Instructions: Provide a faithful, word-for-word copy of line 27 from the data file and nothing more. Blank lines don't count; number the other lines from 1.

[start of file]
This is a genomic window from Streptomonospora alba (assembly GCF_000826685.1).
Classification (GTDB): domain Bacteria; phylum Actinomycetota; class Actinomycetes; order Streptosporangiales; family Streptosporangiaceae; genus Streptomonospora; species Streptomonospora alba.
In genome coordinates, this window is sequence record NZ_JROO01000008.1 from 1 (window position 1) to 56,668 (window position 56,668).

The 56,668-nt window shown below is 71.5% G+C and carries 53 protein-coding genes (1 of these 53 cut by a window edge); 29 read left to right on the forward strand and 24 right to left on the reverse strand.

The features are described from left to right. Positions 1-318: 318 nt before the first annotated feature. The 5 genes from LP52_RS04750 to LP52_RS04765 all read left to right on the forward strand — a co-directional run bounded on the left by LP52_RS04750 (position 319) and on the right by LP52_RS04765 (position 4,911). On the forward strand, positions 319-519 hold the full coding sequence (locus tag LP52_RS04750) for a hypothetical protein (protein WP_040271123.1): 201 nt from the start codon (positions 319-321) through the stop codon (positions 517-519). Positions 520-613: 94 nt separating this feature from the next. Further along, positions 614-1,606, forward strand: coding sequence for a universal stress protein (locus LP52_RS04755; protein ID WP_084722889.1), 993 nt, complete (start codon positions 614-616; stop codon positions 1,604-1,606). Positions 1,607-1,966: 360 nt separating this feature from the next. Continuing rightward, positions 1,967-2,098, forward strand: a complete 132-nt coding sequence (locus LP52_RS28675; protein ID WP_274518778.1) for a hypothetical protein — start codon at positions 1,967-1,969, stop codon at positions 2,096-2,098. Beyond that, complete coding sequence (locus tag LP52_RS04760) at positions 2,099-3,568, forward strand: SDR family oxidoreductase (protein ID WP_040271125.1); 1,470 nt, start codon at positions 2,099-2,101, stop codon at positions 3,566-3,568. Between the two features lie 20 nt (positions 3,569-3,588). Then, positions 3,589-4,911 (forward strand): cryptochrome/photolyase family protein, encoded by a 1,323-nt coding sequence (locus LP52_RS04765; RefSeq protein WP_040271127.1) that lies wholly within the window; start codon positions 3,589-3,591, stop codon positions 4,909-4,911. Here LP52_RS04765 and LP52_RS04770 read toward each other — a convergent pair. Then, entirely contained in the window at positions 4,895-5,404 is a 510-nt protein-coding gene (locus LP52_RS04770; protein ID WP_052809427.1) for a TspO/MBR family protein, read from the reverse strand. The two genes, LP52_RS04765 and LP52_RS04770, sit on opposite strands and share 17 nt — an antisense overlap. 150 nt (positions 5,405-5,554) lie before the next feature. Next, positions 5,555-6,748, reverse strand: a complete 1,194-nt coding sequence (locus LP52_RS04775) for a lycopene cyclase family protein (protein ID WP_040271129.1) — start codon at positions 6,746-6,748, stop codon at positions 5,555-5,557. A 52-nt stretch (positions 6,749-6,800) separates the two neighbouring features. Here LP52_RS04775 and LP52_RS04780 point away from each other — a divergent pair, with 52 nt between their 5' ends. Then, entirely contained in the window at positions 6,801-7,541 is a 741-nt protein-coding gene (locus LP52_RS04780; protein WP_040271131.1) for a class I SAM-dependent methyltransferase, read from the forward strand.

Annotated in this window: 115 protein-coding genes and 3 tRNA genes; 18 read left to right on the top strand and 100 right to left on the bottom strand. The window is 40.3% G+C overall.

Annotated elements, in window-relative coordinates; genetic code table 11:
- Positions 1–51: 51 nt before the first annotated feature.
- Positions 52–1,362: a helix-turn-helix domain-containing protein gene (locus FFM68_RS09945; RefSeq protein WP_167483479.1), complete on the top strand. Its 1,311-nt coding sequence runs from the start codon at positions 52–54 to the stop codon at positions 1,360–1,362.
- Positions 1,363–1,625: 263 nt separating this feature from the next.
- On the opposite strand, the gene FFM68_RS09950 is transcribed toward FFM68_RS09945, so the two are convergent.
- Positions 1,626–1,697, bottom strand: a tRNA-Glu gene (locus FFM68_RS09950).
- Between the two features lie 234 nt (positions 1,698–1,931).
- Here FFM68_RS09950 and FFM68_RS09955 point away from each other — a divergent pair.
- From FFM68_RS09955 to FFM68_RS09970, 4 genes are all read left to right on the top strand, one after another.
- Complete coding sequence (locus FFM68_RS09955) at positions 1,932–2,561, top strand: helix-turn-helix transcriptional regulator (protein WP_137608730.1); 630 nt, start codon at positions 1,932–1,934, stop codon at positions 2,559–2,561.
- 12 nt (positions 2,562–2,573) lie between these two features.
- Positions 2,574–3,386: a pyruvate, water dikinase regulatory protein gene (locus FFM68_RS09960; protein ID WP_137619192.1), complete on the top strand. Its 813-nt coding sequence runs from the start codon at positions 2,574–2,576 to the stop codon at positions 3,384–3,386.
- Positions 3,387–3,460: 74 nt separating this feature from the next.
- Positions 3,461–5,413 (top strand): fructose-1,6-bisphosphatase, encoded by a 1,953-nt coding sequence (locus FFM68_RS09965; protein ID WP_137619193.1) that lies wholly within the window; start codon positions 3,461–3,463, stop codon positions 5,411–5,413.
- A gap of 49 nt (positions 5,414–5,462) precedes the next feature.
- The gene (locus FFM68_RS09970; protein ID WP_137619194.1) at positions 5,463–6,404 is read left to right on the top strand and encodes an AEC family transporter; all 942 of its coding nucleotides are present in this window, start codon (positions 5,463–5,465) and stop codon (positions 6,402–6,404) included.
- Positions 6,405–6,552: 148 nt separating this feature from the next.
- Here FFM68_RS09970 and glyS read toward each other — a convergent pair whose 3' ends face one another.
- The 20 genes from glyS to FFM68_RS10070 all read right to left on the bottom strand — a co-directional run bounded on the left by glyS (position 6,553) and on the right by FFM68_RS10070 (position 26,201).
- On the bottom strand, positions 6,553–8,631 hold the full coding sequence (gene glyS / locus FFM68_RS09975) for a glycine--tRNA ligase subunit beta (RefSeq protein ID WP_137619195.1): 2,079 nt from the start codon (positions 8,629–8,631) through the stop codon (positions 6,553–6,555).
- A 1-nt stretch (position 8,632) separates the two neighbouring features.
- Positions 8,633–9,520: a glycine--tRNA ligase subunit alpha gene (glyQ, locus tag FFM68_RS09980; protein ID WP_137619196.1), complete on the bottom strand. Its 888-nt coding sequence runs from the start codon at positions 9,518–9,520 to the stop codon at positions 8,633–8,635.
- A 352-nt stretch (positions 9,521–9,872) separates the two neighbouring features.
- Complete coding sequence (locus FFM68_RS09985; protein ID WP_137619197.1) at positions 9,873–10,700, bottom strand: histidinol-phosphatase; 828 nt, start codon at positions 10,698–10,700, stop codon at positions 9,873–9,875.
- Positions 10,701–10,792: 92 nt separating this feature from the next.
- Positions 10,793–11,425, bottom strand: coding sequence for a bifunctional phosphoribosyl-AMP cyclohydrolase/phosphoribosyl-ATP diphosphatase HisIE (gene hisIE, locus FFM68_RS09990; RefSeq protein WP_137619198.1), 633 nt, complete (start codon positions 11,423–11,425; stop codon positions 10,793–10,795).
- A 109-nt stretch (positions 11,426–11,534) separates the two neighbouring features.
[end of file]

- A 1-nt stretch (position 8,632) separates the two neighbouring features.